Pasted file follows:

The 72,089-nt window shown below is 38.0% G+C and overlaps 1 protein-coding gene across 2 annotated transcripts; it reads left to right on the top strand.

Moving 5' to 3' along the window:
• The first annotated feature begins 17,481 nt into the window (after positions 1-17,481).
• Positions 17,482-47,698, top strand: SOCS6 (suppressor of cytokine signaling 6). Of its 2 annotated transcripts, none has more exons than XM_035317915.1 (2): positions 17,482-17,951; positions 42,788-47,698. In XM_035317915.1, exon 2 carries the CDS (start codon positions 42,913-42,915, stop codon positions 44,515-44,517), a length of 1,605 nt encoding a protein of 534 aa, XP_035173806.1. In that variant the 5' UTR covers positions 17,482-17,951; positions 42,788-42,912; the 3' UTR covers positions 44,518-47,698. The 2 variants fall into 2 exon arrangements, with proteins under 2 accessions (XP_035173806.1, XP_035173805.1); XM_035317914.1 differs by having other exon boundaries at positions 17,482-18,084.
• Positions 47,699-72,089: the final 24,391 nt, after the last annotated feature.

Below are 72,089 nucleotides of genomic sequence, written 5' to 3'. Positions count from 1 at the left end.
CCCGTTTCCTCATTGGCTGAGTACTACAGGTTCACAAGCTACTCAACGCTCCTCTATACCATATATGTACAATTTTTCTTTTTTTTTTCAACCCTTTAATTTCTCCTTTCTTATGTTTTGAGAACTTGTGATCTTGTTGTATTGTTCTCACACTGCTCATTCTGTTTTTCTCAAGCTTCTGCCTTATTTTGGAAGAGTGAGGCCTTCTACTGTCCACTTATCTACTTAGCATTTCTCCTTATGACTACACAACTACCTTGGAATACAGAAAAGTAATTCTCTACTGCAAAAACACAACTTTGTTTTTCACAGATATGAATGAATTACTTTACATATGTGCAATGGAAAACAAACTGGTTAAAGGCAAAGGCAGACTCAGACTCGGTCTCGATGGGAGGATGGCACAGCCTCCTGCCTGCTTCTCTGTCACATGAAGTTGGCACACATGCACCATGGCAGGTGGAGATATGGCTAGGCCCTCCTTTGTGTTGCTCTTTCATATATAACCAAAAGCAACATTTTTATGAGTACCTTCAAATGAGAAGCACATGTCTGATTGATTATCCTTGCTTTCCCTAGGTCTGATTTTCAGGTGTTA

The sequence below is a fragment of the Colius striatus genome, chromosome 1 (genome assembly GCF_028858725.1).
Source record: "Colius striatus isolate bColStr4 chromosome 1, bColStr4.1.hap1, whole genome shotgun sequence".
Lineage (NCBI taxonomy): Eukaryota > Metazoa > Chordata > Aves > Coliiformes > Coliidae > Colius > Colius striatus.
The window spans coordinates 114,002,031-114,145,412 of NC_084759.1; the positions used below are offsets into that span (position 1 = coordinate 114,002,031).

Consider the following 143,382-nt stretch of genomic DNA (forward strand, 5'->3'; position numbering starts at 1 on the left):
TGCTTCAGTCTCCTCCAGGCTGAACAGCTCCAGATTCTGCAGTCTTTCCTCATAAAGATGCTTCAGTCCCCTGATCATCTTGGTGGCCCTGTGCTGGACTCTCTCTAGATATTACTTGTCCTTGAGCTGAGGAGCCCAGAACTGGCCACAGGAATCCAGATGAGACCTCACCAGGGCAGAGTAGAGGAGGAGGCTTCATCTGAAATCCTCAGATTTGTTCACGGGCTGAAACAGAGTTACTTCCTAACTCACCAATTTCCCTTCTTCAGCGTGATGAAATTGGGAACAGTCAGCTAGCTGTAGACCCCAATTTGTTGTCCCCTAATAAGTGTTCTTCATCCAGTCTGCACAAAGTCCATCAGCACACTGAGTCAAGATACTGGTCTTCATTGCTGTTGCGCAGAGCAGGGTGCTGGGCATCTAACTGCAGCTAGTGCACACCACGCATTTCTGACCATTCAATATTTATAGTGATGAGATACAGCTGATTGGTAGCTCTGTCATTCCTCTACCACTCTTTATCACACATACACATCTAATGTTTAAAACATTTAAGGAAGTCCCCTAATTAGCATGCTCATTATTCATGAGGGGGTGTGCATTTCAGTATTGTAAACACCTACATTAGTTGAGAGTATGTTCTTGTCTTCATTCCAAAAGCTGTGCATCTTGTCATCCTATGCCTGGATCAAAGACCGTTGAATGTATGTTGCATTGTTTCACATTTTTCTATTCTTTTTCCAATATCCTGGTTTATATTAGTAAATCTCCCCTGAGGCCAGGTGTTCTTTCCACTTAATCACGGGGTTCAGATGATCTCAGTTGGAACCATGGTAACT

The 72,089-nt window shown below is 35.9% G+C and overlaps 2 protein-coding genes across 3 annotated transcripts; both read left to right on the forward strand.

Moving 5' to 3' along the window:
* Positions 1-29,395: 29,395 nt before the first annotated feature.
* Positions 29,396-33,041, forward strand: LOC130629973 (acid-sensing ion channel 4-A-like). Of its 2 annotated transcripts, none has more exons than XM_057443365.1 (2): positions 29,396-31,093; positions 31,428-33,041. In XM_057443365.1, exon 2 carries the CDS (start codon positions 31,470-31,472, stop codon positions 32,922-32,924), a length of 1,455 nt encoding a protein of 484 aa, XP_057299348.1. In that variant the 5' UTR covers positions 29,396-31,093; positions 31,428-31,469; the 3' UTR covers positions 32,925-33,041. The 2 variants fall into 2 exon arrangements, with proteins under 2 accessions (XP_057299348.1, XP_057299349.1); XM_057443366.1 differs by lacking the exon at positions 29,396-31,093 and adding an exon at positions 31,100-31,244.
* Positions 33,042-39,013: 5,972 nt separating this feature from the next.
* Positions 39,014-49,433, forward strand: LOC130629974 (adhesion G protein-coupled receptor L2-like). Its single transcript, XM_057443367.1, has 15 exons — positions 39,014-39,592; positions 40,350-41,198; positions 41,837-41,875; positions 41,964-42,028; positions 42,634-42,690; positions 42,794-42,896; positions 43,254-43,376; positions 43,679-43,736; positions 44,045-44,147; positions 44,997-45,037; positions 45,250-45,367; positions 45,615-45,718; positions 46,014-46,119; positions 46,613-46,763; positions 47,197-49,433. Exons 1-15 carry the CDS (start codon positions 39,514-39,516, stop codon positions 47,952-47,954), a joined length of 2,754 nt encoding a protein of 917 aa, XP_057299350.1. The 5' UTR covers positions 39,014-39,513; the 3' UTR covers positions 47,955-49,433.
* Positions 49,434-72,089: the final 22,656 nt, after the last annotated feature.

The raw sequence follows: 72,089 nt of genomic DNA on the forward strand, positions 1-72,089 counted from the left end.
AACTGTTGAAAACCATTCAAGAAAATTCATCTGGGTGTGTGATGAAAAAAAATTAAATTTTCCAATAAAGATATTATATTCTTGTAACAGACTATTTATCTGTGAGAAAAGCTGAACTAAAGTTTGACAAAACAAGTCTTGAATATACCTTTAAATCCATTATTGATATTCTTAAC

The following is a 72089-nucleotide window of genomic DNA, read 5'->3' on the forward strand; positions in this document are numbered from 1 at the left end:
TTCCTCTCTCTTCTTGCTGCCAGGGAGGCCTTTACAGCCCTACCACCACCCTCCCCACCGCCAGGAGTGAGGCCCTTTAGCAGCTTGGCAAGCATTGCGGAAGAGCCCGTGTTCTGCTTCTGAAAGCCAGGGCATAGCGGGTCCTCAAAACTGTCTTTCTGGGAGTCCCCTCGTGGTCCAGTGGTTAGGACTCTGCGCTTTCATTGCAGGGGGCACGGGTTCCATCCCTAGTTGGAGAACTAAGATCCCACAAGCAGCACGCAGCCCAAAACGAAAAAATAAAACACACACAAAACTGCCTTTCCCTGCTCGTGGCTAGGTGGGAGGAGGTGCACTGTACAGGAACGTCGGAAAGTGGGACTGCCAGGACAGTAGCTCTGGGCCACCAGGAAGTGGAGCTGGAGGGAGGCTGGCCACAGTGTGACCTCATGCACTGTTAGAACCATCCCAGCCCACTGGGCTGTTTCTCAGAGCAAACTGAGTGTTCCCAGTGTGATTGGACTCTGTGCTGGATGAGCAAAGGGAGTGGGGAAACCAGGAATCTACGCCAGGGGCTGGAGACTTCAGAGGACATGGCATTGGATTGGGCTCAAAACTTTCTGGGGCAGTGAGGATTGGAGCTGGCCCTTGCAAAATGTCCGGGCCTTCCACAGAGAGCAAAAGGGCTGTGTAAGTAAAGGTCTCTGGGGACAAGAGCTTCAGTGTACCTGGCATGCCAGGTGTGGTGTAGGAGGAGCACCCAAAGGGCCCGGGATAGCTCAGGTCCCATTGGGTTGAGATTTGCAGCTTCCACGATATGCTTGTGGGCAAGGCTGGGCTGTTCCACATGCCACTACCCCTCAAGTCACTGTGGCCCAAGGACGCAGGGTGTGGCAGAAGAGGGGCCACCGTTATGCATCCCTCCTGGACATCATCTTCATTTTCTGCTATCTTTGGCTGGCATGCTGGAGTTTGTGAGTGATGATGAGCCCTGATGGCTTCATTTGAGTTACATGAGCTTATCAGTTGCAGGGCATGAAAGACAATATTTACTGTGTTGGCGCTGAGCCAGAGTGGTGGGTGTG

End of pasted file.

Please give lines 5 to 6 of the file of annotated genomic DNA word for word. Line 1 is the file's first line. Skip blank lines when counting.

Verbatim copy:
• Positions 47,699-72,089: the final 24,391 nt, after the last annotated feature.

Below are 72,089 nucleotides of genomic sequence, written 5' to 3'. Positions count from 1 at the left end.